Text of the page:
Sound the alarm! Robots are gunning for our jobs!
A study by Ball State University estimates that 5 million U.S. factory jobs have been lost to automation since 2000. A new McKinsey report warns that machines and AI could destroy another 73 million U.S. jobs by 2030, displacing up to 800 million workers worldwide.
Can employees do anything to halt this relentless rise of the machines and save their careers?
Apocalypse now – or not?
Before answering that question, let’s look at two important points.
First, apocalyptic prophecies about massive job losses must be tempered with the likelihood that new technologies will also create many new jobs.
Second, AI and smart machines will affect some industries and occupations more than others.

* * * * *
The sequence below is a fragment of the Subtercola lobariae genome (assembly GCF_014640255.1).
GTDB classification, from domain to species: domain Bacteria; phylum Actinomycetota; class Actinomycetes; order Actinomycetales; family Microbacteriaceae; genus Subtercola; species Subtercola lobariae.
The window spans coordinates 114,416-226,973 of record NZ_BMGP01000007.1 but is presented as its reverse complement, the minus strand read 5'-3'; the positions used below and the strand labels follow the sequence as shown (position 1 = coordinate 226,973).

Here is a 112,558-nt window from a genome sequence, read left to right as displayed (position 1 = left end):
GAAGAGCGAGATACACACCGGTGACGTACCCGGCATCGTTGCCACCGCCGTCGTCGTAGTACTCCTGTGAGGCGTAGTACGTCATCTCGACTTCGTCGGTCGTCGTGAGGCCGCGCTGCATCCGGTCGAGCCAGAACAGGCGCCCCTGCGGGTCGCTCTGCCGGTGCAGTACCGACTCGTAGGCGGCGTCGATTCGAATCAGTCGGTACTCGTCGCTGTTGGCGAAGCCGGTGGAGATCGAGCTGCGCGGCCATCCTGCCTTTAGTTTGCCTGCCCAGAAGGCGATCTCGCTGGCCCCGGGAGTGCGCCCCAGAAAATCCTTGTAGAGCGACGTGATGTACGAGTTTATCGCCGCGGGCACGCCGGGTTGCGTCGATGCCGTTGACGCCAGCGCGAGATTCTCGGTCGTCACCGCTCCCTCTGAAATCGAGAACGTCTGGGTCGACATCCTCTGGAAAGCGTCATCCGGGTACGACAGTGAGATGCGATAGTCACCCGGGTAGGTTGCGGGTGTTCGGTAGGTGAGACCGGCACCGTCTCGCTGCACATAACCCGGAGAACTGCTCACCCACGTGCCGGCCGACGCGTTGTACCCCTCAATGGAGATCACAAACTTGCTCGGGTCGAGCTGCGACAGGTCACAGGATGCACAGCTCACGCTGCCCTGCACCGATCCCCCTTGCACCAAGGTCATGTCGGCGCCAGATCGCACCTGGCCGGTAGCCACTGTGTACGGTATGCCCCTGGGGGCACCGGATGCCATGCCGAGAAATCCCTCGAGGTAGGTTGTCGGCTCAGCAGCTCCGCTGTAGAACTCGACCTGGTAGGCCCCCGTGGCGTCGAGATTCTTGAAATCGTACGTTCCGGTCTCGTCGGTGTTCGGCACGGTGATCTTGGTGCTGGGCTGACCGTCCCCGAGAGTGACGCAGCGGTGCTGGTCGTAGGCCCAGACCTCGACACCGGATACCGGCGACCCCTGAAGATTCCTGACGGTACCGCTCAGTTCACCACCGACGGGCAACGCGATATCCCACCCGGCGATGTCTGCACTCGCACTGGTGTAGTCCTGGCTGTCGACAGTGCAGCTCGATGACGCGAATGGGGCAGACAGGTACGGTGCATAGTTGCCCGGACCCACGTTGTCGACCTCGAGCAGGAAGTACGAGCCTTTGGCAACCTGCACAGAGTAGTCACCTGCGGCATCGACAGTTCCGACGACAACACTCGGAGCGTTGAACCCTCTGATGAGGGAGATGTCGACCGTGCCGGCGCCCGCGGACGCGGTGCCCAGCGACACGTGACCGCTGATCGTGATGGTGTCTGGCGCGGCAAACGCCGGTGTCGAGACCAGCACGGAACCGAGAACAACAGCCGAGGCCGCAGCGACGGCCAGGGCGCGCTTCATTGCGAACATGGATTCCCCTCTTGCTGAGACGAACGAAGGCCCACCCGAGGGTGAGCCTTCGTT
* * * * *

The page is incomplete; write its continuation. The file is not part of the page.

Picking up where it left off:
For example, a study by Oxford University found that the jobs of telemarketer, insurance underwriter, data entry clerk and tax preparer have a 99 percent chance of being automated in the future. By contrast, the odds that occupational therapists, mental health social workers and emergency management directors will be replaced by robots is estimated to be a fraction of 1 percent.
Common denominator of “safe” occupations
Job insecurity has been with us for decades – long before AI and the internet of things. Cradle-to-grave job security died with disco.
Throughout history, the people who successfully adapt to changing economic realities are those willing to grow their knowledge and skills. To thrive in tomorrow’s economy, the most valuable knowledge you can acquire is the skill of critical thinking.
Critical thinking skills are a common denominator of the occupations considered to be safe. The jobs least likely to be automated in the near future tend to require more critical thinking.
By critical thinking, I mean the ability to objectively analyze information to reach logical conclusions. A good critical thinker knows how to evaluate facts (data, research findings and observable evidence) Read More Here